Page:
Academic journal article Journal of Comparative Family Studies

"By Tenderness and Flattery": Construction and Reconstruction of 'Cultural Difference' in Research on Intermarriage

Academic journal article Journal of Comparative Family Studies

"By Tenderness and Flattery": Construction and Reconstruction of 'Cultural Difference' in Research on Intermarriage

Article excerpt


In Mozart's "Abduction from the Seraglio," the British servant Blondchen teaches the Turkish guardian of the harem Osmin the British rules of seduction: "this never ending squabbling, ordering and grumbling. Girls are treated differently in Europe", namely "by tenderness and flattery, courtesy and gentle fun." Mozart demonstrates that seduction and relationshipswhether for one night or the rest of one's lifeare culturally specific practices, which therefore do not translate easily. The successful would-be Don Juan, although he tries to stand his ground ("But we are in Turkey and things are different here. I am the Lord, you are my slave, I command, you must obey"), would thus have to master the different mies of the game, which are culturally and gender specific.

Binational couples and intercultural encounters are not only a popular topic of examination and fascination in the opera and theater. Modern literature like "die weiße Massai" (the white Massai) by Corinne Hofmann (1998), an experience report by a Swiss woman who falls in love with a Kenyan Massai, or the more sinister "Not without my Daughter ( 1987) by Betty Mahmoody, also dwell on symbols and imaginations that refer to an understanding of intermarriage as unusual and vexing, but at the same time inspirational and fascinating.

In the research of social science binational couples also are the object of frequent, although somewhat more ambiguous, analysis. Trying to sort through the mêlée of perceptions and imaginations, different kinds of views can be distinguished: Looking at intermarriage from the point of the vestige of social theory, binational couples are interpreted as a kind of case study for assimilation, as they are regarded as entailing a substantial potential for disintegration. From the perspective of the state, to the extent that the maintenance of boundaries is constitutive for its continuity, relationships of women with 'foreigners' are perceived as a threat.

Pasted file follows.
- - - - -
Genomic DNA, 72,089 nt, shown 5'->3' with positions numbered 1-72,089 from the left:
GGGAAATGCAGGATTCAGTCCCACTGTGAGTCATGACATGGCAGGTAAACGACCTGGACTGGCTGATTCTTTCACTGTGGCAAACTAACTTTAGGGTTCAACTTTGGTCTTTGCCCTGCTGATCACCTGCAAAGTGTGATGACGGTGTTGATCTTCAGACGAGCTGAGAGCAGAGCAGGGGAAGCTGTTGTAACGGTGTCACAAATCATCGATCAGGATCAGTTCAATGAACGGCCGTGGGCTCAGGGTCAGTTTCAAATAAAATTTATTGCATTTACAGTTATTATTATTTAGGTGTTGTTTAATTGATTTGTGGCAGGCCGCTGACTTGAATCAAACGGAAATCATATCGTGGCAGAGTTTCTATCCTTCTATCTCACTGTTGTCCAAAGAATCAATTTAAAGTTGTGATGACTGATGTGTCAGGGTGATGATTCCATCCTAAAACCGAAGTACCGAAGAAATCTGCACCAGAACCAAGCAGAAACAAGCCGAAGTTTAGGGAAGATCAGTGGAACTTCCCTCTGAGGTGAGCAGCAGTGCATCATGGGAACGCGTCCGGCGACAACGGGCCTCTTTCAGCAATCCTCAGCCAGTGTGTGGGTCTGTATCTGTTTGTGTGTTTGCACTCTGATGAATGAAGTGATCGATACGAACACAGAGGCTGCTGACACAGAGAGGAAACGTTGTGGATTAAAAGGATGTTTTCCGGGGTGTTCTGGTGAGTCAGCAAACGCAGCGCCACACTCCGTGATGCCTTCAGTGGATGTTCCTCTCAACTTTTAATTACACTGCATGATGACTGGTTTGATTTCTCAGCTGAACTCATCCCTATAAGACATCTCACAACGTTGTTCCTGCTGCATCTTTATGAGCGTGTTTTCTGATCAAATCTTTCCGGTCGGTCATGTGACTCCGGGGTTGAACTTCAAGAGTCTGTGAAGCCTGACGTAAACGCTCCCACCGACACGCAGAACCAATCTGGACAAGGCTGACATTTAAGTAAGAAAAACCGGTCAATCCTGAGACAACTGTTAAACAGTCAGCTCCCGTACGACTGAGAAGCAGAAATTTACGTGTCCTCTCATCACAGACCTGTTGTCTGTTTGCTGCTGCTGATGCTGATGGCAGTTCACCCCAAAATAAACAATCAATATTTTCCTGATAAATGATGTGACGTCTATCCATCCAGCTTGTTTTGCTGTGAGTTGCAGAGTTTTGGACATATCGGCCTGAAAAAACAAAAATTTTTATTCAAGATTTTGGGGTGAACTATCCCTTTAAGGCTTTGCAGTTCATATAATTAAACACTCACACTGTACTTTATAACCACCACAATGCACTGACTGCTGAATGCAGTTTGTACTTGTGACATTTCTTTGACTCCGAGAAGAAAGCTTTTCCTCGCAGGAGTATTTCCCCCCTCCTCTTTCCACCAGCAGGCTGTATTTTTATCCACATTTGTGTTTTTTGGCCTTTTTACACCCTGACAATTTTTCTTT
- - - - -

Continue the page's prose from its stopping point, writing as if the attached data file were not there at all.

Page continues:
Ethnic endogamy is seldom strict. . . . Generally, it is merely preferential and, most importantly, asymmetrical by sex. The double standard of our behavior ... is also glaringly present in the application of ethnic endogamy" (Berghe 1987 in Kienecker, 1993,p. 5.)

Therefore it comes as no surprise that women are not permitted relationships across cultural and national borders quite so readily, as they are still assigned the responsibility for the biological survival of'the nation.' Thus, homogony, meaning in this case marriage between people from the same cultural or ethnic background, is much more carefully maintained regarding women than men. However, binational couples are also seen as an expression of the most stable form of interethnic relations. Migrants who marry into the ethnic majority population are regarded as socially better integrated, (social) assimilation is viewed as accomplished (Nauck, 2009, but also earlier Merton, 1972 [1942]).2


The attitude of the majority of society towards binational couples reflects the rather inconsistent readings towards immigration in general and binational couples in particular. Migration has been, and still is, an important part of the German society, in statistics as well as in discourse. Nevertheless, statistics show a decline in immigration and an increase in emigration in recent years; in 2008 approximately 680, 000 people immigrated into Germany, while more than 730, 000 emigrated (for an overview Migrationsbericht 2008). Most of the people immigrating to Germany come from other European states, as the Eastern expansion of the EU leads to an increasing immigration population from Poland and Rumania. Germany has a restricted migration policy, leading to rather difficult possibilities for migration to Germany. As a result, more than one fourth (1/4) of all immigration processes take place as a family reunion (Migrationsbericht 2008, p. 135). …

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